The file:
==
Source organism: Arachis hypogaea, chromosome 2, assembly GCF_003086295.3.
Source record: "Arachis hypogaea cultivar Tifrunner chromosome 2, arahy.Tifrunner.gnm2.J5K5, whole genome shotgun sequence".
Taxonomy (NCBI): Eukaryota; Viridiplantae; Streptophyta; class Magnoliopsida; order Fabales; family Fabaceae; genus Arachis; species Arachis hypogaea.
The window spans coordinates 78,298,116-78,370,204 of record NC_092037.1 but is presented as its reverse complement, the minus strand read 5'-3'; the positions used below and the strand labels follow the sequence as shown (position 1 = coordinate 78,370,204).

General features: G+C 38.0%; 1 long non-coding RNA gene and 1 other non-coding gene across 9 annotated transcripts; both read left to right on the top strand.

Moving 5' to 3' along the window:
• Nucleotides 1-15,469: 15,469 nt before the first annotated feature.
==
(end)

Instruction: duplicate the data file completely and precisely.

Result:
Source organism: Arachis hypogaea, chromosome 2, assembly GCF_003086295.3.
Source record: "Arachis hypogaea cultivar Tifrunner chromosome 2, arahy.Tifrunner.gnm2.J5K5, whole genome shotgun sequence".
Taxonomy (NCBI): Eukaryota; Viridiplantae; Streptophyta; class Magnoliopsida; order Fabales; family Fabaceae; genus Arachis; species Arachis hypogaea.
The window spans coordinates 78,298,116-78,370,204 of record NC_092037.1 but is presented as its reverse complement, the minus strand read 5'-3'; the positions used below and the strand labels follow the sequence as shown (position 1 = coordinate 78,370,204).

General features: G+C 38.0%; 1 long non-coding RNA gene and 1 other non-coding gene across 9 annotated transcripts; both read left to right on the top strand.

Moving 5' to 3' along the window:
• Nucleotides 1-15,469: 15,469 nt before the first annotated feature.